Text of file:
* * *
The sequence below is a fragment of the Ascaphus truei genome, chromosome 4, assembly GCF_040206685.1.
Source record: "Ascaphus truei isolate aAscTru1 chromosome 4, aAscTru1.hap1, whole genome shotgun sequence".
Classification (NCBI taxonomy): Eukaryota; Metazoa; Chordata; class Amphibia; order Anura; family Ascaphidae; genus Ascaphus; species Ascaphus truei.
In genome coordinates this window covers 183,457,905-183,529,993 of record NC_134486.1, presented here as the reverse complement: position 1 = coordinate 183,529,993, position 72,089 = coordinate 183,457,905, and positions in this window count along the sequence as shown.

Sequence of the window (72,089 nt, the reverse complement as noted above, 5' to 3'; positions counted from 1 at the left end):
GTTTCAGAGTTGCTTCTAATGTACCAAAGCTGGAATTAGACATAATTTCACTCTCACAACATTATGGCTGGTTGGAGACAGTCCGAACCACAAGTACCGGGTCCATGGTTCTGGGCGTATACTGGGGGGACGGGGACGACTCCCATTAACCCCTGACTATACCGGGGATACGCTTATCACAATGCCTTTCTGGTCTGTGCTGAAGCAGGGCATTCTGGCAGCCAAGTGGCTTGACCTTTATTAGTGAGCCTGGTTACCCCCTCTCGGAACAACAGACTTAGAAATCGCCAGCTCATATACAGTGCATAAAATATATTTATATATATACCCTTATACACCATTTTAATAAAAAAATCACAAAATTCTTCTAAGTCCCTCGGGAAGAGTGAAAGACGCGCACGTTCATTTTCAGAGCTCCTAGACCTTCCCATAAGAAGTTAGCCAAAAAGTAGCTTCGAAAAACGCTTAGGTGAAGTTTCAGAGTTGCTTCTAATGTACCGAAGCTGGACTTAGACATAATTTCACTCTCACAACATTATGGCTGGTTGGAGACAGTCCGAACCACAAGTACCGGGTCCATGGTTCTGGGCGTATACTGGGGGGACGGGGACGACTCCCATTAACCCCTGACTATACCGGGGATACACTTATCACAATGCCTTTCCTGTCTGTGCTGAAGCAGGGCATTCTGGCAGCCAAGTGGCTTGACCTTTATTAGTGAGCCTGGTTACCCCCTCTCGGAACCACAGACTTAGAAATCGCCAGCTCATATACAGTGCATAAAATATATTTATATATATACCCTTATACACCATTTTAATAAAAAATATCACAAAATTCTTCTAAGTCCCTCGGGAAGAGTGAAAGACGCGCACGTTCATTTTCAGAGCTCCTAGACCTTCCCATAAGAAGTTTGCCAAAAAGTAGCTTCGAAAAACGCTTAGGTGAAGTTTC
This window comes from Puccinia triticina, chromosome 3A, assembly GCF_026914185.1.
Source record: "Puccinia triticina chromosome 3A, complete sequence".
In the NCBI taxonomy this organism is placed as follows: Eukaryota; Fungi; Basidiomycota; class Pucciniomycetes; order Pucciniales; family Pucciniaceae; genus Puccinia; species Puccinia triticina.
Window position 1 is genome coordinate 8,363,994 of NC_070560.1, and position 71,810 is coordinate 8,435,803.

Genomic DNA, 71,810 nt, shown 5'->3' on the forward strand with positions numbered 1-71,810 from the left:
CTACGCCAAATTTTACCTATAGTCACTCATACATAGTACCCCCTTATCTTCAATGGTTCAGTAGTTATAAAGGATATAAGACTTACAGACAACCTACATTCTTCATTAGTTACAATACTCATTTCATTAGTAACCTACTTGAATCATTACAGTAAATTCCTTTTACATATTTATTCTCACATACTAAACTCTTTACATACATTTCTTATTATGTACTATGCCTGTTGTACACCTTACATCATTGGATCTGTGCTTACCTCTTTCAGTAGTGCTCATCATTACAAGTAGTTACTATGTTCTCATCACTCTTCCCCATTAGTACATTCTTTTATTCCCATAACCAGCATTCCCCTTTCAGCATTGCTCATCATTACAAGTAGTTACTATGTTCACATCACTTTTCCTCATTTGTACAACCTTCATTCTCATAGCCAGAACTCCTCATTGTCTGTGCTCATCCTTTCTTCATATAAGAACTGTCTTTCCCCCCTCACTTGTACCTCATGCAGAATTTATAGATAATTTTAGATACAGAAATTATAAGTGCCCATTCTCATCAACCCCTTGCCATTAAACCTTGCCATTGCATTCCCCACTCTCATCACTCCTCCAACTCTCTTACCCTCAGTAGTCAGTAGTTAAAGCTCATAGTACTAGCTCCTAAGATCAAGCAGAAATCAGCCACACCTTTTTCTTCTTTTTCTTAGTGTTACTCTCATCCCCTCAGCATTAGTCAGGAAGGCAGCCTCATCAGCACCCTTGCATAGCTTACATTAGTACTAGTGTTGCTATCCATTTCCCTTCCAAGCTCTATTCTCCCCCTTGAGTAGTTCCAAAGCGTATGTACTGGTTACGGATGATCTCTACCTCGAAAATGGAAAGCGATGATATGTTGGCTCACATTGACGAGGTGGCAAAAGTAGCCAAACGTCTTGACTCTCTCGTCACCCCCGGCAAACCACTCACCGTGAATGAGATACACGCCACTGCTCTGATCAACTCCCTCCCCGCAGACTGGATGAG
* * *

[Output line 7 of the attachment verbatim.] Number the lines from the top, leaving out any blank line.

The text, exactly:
This window comes from Puccinia triticina, chromosome 3A, assembly GCF_026914185.1.